So while both work nicely in baking and cooking, cream cheese is easier to incorporate smoothly thanks to its softer texture. Clotted cream is best lightly dolloped or swirled into dishes to showcase its distinctive thick texture.

Key Takeaway: Cream cheese and clotted cream differ quite a bit in their nutrition, texture, flavor, and ideal cooking/baking applications. But both can add delightful creaminess!


Can you make clotted cream from cream cheese?

No, cream cheese and clotted cream are made using very different processes. Clotted cream requires gently heating high-fat dairy to allow the creamy layer to separate and rise. Cream cheese is made by curdling cream or milk with acidity or enzymes.

Is clotted cream better than butter?

This is a matter of personal preference, but clotted cream does have a richer, more indulgent taste compared to butter thanks to its very high milkfat content. However, butter's firmness makes it better suited than clotted cream for tasks like baking.

Should cream cheese be unrefrigerated?

It's unsafe to leave cream cheese or any dairy products at room temperature for over 2 hours. Cream cheese must remain continuously refrigerated to prevent dangerous bacterial growth. Softening briefly on the counter is fine.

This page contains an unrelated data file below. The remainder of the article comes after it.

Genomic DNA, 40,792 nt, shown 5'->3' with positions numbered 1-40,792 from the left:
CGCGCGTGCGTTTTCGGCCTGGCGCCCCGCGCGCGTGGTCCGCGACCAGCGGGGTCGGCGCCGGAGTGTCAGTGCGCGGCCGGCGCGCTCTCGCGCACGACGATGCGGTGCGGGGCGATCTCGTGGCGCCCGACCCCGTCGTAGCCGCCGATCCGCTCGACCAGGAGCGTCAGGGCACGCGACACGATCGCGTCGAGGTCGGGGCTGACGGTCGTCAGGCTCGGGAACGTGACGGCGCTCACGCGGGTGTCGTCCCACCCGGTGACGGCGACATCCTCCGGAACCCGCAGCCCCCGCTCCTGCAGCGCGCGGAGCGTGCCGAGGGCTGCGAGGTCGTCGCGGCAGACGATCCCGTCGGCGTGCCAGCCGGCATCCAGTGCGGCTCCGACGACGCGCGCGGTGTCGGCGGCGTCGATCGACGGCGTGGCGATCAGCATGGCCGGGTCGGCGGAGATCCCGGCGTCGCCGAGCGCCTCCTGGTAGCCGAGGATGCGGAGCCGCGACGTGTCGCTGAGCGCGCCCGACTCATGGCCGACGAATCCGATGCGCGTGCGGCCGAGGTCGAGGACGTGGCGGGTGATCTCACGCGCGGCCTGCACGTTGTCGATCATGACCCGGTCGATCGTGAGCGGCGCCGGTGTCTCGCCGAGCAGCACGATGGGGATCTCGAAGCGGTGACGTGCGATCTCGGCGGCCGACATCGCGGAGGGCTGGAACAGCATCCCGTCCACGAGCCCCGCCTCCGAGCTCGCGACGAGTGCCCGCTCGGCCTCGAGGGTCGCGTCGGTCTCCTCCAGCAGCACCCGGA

Can you freeze cream cheese or clotted cream?

Freezing is not recommended for either ingredient. The texture and flavor balance will degrade. Thawed cream cheese often becomes crumbly and grainy. Clotted cream separates and weeps liquid during freezing. Keep both refrigerated for best quality.


While cream cheese and clotted cream share a similar rich, creamy character, they have distinct textures, flavors, and ideal uses.

Cream cheese is a soft, spreadable cheese with a fresh tanginess.

Clotted cream is an extra thick, slow-cooked cream with a nutty depth.

Cheese Lover Chloe 🧀
Cheese Lover Chloe 🧀

I'm a total cheese fanatic! When I'm not busy studying to be a cheesemaker, you can find me scouring local farmers markets and specialty shops for new and exciting cheeses to try. Brie is my all-time fave, but I also love exploring aged goudas, funky blues, and rich creamy camemberts. Looking forward to sharing lots of melty, gooey cheese pics and reviews!